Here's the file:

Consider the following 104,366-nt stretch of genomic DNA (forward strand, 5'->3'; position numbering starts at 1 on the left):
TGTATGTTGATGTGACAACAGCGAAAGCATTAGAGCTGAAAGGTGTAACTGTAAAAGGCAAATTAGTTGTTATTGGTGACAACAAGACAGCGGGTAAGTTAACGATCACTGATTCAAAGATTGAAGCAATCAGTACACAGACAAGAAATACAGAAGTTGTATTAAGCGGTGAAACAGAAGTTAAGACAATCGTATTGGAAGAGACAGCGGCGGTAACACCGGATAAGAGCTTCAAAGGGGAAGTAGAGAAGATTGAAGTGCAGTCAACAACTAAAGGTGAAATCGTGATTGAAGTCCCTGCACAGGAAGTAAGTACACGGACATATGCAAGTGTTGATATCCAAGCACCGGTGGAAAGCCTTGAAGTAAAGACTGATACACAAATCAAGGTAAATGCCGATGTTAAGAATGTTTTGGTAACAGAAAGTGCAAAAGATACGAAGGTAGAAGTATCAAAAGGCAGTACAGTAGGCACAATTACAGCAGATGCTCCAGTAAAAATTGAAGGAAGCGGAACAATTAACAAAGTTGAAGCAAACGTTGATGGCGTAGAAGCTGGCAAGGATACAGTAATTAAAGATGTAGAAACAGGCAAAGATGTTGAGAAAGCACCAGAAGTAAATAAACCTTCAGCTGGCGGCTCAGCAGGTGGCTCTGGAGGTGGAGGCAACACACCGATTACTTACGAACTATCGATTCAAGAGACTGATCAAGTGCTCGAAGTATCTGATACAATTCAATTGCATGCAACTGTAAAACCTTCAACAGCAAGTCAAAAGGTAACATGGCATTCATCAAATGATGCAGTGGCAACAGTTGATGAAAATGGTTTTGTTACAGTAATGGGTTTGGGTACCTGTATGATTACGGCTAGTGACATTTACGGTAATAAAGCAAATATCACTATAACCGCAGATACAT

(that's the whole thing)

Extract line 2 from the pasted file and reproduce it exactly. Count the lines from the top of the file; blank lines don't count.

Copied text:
TGTATGTTGATGTGACAACAGCGAAAGCATTAGAGCTGAAAGGTGTAACTGTAAAAGGCAAATTAGTTGTTATTGGTGACAACAAGACAGCGGGTAAGTTAACGATCACTGATTCAAAGATTGAAGCAATCAGTACACAGACAAGAAATACAGAAGTTGTATTAAGCGGTGAAACAGAAGTTAAGACAATCGTATTGGAAGAGACAGCGGCGGTAACACCGGATAAGAGCTTCAAAGGGGAAGTAGAGAAGATTGAAGTGCAGTCAACAACTAAAGGTGAAATCGTGATTGAAGTCCCTGCACAGGAAGTAAGTACACGGACATATGCAAGTGTTGATATCCAAGCACCGGTGGAAAGCCTTGAAGTAAAGACTGATACACAAATCAAGGTAAATGCCGATGTTAAGAATGTTTTGGTAACAGAAAGTGCAAAAGATACGAAGGTAGAAGTATCAAAAGGCAGTACAGTAGGCACAATTACAGCAGATGCTCCAGTAAAAATTGAAGGAAGCGGAACAATTAACAAAGTTGAAGCAAACGTTGATGGCGTAGAAGCTGGCAAGGATACAGTAATTAAAGATGTAGAAACAGGCAAAGATGTTGAGAAAGCACCAGAAGTAAATAAACCTTCAGCTGGCGGCTCAGCAGGTGGCTCTGGAGGTGGAGGCAACACACCGATTACTTACGAACTATCGATTCAAGAGACTGATCAAGTGCTCGAAGTATCTGATACAATTCAATTGCATGCAACTGTAAAACCTTCAACAGCAAGTCAAAAGGTAACATGGCATTCATCAAATGATGCAGTGGCAACAGTTGATGAAAATGGTTTTGTTACAGTAATGGGTTTGGGTACCTGTATGATTACGGCTAGTGACATTTACGGTAATAAAGCAAATATCACTATAACCGCAGATACAT